Andrew turned to me and said, “Why are we learning Latin if no one speaks it? This a waste of time.”
I broke out in a cold sweat. I thought, “How on Earth am I going to teach this kid?”
It was my first day of Summerbridge, a nationwide collaborative of thirty-six pub- lic and private high schools. Its goal is to foster a desire to learn in young, under- privileged students, while also exposing college and high-school students to teaching. Since I enjoy tutoring, I decided to apply to the program. I thought to myself, “Teaching can’t be that difficult. I can handle it.” I have never been more wrong in my life.
After what seemed like an eternity, I ended that first class feeling as though I had accomplished nothing. Somehow I needed to catch Andrew’s attention. For the next two weeks, I tried everything from indoor chariot races to a Roman toga party, but nothing seemed to work.
During the third week, after I had exhausted all of my ideas, I resorted to a game that my Latin teacher had used. A leader yells out commands in Latin and the stu- dents act out the commands. When I asked Andrew to be the leader, I found the miracle that I had been seeking. He thought it was great that he could order the teacher around with commands such as “jump in place” and “touch the window.”
I told him that if he asked me in Latin to do something, I would do it as long as he would do the same. With this agreement, I could teach him new words outside the classroom, and he could make his teacher hop on one foot in front of his friends. Andrew eventually gained a firm grasp of Latin.
Family night occurred during the last week of Summerbridge. We explained to the parents what we had accomplished. At the conclusion, Andrew’s mom thanked me for teaching him Latin. She said, “Andrew wanted to speak Latin with someone, so he taught his younger brother.”
My mouth fell open. I tempered my immediate desire to utter, “Andrew did what?” I was silent for a few seconds as I tried to regain my composure, but when I responded, I was unable to hide my surprise.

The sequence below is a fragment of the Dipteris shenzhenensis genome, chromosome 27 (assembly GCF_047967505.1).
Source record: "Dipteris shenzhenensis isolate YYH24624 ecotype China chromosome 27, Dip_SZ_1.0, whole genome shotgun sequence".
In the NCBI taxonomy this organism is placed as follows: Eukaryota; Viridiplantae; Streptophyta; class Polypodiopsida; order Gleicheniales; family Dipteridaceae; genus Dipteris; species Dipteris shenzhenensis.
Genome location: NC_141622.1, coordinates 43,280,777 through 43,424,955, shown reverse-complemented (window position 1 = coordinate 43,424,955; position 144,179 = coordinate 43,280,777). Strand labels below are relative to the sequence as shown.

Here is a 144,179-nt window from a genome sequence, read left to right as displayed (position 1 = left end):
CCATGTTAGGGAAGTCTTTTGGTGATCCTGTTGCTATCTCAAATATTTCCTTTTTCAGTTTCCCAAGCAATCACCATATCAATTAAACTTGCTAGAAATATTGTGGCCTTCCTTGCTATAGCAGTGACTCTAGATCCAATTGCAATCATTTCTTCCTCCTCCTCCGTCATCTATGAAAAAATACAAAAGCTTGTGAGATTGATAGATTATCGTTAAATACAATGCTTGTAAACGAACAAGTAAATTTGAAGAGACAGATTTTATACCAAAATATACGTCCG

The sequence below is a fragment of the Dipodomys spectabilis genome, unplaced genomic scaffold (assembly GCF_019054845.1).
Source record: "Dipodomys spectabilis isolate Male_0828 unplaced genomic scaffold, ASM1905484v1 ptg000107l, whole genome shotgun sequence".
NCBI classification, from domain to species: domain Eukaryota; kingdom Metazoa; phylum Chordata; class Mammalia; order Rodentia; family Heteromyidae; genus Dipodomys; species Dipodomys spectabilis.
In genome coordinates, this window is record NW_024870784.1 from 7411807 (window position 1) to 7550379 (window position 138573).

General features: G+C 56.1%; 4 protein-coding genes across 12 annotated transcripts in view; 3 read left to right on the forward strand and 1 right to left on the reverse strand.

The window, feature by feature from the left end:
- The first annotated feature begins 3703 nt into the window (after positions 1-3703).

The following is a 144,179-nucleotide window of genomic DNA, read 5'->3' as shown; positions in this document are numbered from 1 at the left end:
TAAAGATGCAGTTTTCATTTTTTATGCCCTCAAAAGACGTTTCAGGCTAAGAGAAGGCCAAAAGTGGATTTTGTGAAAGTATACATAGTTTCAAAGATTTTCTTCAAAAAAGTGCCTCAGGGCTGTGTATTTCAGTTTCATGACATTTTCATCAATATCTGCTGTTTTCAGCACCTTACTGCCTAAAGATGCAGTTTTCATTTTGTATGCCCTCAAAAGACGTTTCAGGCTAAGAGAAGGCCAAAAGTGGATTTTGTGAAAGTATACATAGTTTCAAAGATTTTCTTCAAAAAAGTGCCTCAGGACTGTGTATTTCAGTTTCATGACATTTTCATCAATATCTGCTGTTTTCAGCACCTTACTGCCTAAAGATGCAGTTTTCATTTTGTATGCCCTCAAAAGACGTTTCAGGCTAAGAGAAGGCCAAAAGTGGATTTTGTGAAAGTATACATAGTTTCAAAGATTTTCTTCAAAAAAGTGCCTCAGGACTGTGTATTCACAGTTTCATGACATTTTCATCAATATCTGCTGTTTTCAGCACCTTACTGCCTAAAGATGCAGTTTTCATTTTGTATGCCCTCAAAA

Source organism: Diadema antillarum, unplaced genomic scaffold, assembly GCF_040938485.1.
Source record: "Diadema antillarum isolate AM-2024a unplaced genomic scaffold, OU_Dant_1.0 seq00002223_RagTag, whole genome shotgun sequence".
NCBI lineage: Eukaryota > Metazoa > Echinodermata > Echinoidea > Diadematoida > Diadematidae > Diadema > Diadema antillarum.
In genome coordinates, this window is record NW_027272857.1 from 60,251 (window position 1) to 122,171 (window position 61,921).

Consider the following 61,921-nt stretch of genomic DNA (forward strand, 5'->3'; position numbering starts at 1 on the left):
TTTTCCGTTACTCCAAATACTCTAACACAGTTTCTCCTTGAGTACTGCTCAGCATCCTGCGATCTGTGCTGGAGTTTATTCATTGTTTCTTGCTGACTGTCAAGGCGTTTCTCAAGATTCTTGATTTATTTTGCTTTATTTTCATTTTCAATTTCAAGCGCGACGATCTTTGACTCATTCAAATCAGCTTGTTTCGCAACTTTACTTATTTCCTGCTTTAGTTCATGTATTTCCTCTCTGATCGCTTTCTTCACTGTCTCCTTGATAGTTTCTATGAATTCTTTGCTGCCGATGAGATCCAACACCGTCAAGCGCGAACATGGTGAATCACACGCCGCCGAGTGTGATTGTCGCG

Here’s another example of a Toronto-based essay from a book called Utopia: Towards a New Toronto, edited by Jason McBride and Alana Wilcox. The book is a collection of essays on how to make Toronto, Canada a better place. This excerpt comes from Philip Evans:
Rooftops, fence, trees, grass, sidewalk, grass, pavement, median, occasionally var- ied by discarded artifacts of clothing such as the all-too-familiar lone shoe, gar- bage of all sorts thrown from car windows and, of choices, roadkill: the greater part of my teenage years was spent staring down at the sidewalk.
Like many Toronto suburbs, Brampton had an isolating quality for a resentful not-yet-old-enough-to-drive thirteen-year-old whose understanding of relentless housing farms was limited to an endless matrix of sidewalks. I remember count- ing 1,023 concrete sidewalk pavers on my way to school. After cutting through the catwalk at the end of my street, it was a thirty-minute stroll to school along a four-lane road of commuters. This was hardly a shared experience. On the way, there was a 7-Eleven where I could enjoy a moment of perceived freedom while sipping a cream-soda Slurpee and kicking a pop can as long as I could. The com- munity offered a pedestrian few features beyond these. Most of the time, I stared down at the sidewalk and drifted into my thoughts.
Developing a great opening:
I had a terrific professor when I was doing my undergraduate work at Carleton University named Dr. Catherine McKercher. The class she taught was in-depth reporting.
One of the most important things I learned from that class was how to develop a great opening for any story – which also applies to personal essays.
The tip she taught me is when you’re writing, every sentence should be complete within itself, but at the same time raising a question. This is the most important thing about the opening sentence. After that, you, the writer, must concentrate on answering the questions raised by the following sentences, as well as raising new questions to keep the reader on your side. This may sound odd, but the best way to demonstrate this is to use an example:
I waited for the bus for 20 minutes to head to my destination. Once the bus showed up I noticed it had the number 40 on it and remembered I was heading to 940 Lansdowne Ave. I was on my way for my first day of work.
You’ll see from this short example that the first sentence raises the question of where am I going? Also note, the sentence is still complete. The second and third sentences answer the question raised in the first sentence, but still, leave room for more interesting writing because the reader still hasn’t discovered the type of work I’m doing.
While all sentences are important, none is more important than you’re opening sentence. You need to grab the reader’s attention immediately. You can do this by adding suspense, shocking them, or ask questions they too want to be answered in the classic novel “Notes From Underground” Dostoevsky surprises and shocks his readers by having his first-person narrator speak very lowly of themselves. He starts his novel with the following few sentences “I am a sick man…I am a spiteful man. I am an unpleasant man. I think my liver is diseased.”
In another example, the book “Complicated Kindness” by Miriam Toews starts off with the following opening.